Wister Cook, is the next writer who in ‘Crime and Comedy on Campus,’ as the title suggests looks at comic detective fiction set in universities, focusing on how intellectual integrity is satirised. I found this essay a little too descriptive and the humour focus rapidly evaporates as the essay progresses. However, I did find some titles to add to my want to read list.

The amateur detective is the theme of the next essay by Jane S. Bakerman, ‘Guises and Disguises of the Eccentric Amateur Detective’. A key premise of this piece is that humour is derived from the unlikeable qualities of amateur detectives, which however, make them extremely good at detecting. For amateur sleuths like Holmes, Dupin and Poirot, their annoying habits are apparently entertaining because we don’t have to live with them in real life. In a way I can see this, but I definitely disagreed when Bakerman lumped Miss Marple, within the same category. However I did find her examination of the sidekick figure engaging, suggesting they have a much greater role, indicating in some cases a parent and dependent child relationship between the sidekick and the great detective. The essay concludes by exploring the evolution of the amateur sleuth (up until the 80s when this was published) and how they no longer appear heroic or hold moral superiority. Examples include Gash’s Lovejoy and Brett’s Charles Paris.

Elderly female detectives also gain the spotlight in Neysa Chouteau and Marther Alderson’s ‘The Little Old Ladies’ and I found many new characters I had not heard of before such as Bertha Cool, Lucy Ramsdale, Sister Theresea, Emily Pollifax and Emily Seeton. Like the body in the library, the incongruity of an elderly, often widowed or spinster female detective, generates a lot of humour. A lot of fun can be had with such characters, as this essay notes, by authors, as so many stereotypes, often negative are attached to them. Emily Pollifax is definitely a case in point as she joins the CIA, upsetting conventional spy tropes and detection methods. The only part I particularly disagreed with was when they suggested that Patricia Wentworth’s Miss Silver novels were ‘slow reading’. Although they contain a predictable romance subplot, I find the character of Miss Silver entertaining and her plots do often have unique quirks.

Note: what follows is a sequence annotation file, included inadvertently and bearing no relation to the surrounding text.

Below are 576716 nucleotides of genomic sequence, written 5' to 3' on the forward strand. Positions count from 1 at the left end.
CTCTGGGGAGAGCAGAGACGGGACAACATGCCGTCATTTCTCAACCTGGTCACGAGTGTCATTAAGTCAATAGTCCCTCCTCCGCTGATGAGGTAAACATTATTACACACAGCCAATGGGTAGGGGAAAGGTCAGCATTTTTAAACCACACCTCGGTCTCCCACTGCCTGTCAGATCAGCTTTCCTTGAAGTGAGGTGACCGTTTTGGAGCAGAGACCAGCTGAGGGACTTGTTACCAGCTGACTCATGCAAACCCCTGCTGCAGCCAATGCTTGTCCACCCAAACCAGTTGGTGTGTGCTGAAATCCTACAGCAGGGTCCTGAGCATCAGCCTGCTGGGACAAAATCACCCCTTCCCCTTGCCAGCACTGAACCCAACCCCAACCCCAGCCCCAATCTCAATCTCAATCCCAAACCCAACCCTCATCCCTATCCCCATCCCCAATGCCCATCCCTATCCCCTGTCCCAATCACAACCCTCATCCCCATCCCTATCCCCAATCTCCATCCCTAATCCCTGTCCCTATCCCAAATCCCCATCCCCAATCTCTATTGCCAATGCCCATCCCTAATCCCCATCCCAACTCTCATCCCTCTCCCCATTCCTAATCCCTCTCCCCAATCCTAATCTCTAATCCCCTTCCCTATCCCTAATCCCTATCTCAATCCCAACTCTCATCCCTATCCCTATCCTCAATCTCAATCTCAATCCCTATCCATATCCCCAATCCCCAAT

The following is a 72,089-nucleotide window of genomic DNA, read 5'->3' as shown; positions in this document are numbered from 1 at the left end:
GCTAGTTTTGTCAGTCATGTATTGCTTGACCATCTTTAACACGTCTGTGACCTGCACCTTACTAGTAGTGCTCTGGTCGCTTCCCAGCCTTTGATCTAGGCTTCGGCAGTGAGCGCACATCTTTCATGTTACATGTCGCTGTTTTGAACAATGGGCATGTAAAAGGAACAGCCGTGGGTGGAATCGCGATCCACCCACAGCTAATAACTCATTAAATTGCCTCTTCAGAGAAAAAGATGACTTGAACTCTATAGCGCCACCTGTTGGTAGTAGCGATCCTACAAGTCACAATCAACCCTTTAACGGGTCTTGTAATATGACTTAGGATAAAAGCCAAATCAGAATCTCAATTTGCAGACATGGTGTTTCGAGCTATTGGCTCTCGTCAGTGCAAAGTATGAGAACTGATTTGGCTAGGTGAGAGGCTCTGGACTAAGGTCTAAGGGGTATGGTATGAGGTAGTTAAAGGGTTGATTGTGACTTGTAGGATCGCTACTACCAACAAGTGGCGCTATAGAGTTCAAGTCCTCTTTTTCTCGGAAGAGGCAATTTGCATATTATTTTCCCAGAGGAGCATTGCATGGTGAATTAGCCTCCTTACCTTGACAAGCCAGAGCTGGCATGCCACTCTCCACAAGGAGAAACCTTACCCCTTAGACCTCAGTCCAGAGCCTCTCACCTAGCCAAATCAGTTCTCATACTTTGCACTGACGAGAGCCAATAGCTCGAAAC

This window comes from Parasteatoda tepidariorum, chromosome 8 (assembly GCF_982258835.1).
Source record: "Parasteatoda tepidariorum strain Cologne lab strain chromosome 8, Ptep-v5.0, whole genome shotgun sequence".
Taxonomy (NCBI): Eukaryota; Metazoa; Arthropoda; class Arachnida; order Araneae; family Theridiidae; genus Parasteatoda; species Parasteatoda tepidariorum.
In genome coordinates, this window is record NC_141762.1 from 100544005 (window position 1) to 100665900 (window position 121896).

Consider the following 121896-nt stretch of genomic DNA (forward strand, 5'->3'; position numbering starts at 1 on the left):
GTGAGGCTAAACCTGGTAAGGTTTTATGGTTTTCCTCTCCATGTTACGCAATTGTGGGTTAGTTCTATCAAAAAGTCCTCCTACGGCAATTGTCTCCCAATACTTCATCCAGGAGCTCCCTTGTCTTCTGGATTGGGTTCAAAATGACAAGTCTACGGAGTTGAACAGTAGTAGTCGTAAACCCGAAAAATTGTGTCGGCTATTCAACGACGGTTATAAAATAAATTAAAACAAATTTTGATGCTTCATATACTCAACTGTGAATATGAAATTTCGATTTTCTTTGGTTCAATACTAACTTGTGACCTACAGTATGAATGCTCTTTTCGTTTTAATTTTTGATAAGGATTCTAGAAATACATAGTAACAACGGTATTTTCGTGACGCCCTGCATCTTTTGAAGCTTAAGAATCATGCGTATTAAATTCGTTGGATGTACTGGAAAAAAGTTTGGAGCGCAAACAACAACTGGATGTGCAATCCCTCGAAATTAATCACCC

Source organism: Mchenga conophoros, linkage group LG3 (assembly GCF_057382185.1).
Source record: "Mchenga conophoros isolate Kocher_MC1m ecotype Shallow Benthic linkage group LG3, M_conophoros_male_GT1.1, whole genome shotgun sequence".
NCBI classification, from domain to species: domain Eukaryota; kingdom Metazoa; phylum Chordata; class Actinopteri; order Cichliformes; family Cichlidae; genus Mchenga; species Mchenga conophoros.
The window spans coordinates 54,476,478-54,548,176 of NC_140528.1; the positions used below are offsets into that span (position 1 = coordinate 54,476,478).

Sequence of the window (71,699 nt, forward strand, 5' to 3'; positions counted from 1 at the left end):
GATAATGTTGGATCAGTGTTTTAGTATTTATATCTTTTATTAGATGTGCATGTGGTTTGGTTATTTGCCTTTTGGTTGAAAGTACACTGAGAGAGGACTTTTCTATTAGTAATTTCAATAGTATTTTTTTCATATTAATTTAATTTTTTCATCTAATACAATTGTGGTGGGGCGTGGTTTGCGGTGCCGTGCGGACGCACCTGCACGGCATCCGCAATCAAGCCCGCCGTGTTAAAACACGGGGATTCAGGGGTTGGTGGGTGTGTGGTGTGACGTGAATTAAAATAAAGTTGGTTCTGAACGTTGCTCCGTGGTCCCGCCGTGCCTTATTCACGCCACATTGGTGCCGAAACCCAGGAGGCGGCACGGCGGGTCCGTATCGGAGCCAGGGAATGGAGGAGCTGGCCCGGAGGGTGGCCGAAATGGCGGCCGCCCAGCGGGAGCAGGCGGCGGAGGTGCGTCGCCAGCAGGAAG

Barrie Hayne takes a look at Holmes and Watson in ‘The Comic in the Canon: What’s Funny about Sherlock Holmes?’ In a nutshell the humour within these two characters lies in the dialogue they exchange, which not for the first time has been likened to that of a married couple. Moreover, the consistency and fixedness of the characters, alongside their juxtaposed characteristics: Watson’s literalness and obtuseness vs. Holmes’ Intuition and Vanity also provide much of the comedy and the lines of dialogue we remember.

Having never read any novels written by Donald Westlake, Michael Dunne’s essay ‘The Comic Capers of Donald Westlake’ held little interest for me and the writing style was at times too descriptive. In a way so much of the plot lines had been mentioned that reading them would lack surprise. A similar problem was found in Lizabeth Paravisni and Carlos Yorio’s ‘Is it or Isn’t it? The Duality of Parodic Detective Fiction,’ as again the piece focused on works of L. A. Morse, another writer I am unfamiliar with, due to being of the hardboiled persuasion. However, this piece did raise several interesting points for me such as suggesting that parodies in detective fiction are dialogic, in that there is a conversation almost between the parody text and the text which it is parodying. Moreover, such texts are self-reflexive by nature and that unlike straight detective fiction which perhaps seeks to hide the techniques or devices used to construct it, parodies actively want the reader to be aware and recognise the structures and concepts being used.

Overall, I think this collection has a lot to offer a crime novel fan, which can be read selectively or chronologically, with certain essays probably being of greater interest to either Golden Age or Hardboiled detective fiction fans.

Rating: 3/5 (Slightly lower rating as some of the essays were less interesting because they focused on authors/characters I was unfamiliar/uninterested in.)